Now I can't give you any tax advice and it's important you get your own individual tax advice, based on your personal circumstances. However, what many investors are doing, those who are new to the market, and even those who've been in poverty for a while, they're starting to buy their properties within a company structure. The reason they're doing that is because if it's owned in a company, it's not affected by Section 24. So you might have a landlord who's selling a property, and based on the rental income coming in, because they're affected by Section 24, they're not really making any money. By the way, if you are a higher rate taxpayer and you've got mortgages on the property and the property's in your own name, that's when you're affected by Section 24. If you own property in your own name but you don't have mortgages, or if you're not a higher rate tax payer, you may not be affected. Having said that, many landlords, they do own in their own name, they do have mortgages, and because they're making lots of money from their property, they are higher rate taxpayers. So there were lots and lots of people who are affected by this Section 24. For some of those people it may not be worth it.

You can meet someone who's selling a property that doesn't really work for them. Someone completely new can come in, can buy that property in a company structure, and because they're not affected by Section 24, that property makes money for them whereas it doesn't make money for the existing landlord. So it really does depend on the structure in which you're buying, as to, is it really worth doing Buy-to-Let property in 2021 or not?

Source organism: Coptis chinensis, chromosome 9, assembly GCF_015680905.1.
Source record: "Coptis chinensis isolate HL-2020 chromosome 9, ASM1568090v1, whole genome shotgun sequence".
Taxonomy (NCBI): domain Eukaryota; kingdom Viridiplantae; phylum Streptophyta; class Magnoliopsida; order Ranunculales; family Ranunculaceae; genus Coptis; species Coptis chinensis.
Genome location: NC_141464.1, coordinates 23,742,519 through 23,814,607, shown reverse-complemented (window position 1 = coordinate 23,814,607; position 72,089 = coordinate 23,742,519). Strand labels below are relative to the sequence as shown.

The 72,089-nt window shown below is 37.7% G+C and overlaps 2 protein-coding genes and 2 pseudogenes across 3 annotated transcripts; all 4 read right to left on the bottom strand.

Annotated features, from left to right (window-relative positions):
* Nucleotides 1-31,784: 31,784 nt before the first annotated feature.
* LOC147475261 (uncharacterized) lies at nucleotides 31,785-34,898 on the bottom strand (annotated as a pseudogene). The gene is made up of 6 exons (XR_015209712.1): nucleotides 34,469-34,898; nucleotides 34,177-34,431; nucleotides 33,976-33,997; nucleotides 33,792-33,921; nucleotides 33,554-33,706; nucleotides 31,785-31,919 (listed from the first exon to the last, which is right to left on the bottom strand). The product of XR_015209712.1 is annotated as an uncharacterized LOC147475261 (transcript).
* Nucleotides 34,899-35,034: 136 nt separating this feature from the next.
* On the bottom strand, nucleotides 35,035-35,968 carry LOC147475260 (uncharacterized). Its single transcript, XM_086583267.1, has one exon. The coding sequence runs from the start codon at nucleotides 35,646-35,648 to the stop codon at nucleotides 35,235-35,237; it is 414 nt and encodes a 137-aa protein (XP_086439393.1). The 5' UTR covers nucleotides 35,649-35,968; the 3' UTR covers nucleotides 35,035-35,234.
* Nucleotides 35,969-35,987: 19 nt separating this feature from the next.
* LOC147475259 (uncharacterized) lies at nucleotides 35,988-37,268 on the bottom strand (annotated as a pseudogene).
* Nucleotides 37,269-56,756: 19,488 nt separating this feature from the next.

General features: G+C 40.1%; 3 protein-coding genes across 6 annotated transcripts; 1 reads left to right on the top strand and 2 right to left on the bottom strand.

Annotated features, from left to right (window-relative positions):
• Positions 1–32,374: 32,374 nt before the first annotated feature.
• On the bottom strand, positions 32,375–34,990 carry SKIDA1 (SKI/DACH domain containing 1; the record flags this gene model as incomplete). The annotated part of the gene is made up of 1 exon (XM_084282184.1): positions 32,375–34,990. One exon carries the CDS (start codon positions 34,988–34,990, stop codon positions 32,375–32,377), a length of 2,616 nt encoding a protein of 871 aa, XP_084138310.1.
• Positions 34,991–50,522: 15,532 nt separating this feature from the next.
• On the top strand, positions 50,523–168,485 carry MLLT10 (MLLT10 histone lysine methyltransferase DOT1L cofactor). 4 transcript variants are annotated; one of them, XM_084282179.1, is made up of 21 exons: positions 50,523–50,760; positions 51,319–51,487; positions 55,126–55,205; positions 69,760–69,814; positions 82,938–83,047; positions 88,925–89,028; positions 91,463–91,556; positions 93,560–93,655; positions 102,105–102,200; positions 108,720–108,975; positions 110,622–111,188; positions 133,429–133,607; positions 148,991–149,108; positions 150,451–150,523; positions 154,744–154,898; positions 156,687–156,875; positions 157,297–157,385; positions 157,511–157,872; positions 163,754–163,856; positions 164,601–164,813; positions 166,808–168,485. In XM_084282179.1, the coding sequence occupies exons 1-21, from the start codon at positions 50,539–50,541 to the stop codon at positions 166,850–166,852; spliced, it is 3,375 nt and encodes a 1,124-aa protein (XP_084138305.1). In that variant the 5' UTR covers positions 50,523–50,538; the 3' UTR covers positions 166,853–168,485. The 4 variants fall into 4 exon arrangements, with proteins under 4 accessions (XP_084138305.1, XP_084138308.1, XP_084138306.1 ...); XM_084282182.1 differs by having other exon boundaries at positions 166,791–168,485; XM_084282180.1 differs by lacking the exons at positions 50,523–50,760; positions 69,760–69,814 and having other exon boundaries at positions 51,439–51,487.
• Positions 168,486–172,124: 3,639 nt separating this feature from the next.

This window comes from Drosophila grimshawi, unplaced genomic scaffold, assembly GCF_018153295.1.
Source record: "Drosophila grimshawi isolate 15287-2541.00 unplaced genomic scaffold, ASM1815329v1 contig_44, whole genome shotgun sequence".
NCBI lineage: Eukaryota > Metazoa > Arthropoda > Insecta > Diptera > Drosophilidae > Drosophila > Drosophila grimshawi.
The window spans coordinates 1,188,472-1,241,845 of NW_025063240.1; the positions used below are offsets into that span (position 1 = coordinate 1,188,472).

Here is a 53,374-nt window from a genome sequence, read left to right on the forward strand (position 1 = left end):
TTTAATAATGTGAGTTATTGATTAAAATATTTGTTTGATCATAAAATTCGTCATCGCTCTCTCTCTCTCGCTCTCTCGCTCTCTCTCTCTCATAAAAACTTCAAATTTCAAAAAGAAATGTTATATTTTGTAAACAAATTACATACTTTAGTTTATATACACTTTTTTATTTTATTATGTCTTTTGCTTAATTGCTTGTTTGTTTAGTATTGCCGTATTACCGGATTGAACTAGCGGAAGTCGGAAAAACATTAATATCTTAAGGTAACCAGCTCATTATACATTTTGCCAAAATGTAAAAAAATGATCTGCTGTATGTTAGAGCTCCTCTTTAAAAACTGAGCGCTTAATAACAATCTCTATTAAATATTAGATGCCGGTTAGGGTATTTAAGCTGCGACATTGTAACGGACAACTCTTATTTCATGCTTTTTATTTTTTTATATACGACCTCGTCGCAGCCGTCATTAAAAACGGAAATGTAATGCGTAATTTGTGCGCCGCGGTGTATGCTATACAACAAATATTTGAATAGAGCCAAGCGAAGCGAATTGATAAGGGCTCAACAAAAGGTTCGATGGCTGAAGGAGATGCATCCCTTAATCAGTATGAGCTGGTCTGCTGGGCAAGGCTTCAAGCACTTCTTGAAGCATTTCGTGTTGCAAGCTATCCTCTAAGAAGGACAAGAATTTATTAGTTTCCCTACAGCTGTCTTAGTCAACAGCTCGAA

“If you’re looking to invest in 2021 or 2022, it’s important to make sure you keep up-to-date with what’s happening in the market, and you adapt your strategy.”
The other thing is, if you're buying HMO's, Houses of Multiple Occupation, then obviously you've got a much higher cash flow. Even though you're paying more tax, you're making a lot more money than a Single Let property and it still might be worth doing. There are also a number of strategies you can do, which are still Buy-to-Let, where you're renting your property out, but actually they're not affected by Section 24. This includes Rent-to-Rent. You find someone who's got a property they're struggling to rent out. Maybe they're a distant remote landlord. You're local, so you could really focus on getting that property full. You give a guaranteed rent to the owner and then you rent the property out for more. You then make a margin between what you earn and what you pay the landlord. That's called Rent-to-Rent. Now you are not affected by Section 24. The owner is, but you are not affected by that.

Alternative Strategies

You could also do a Purchase Lease Option, which is one step better than Rent-to-Rent. As well as getting that monthly cash flow, you've got the right to buy that property in the future. If you want to do that. The rental income coming in is also not affected by Section 24. So there are strategies you can use that doesn't matter what structure you own or control that property in.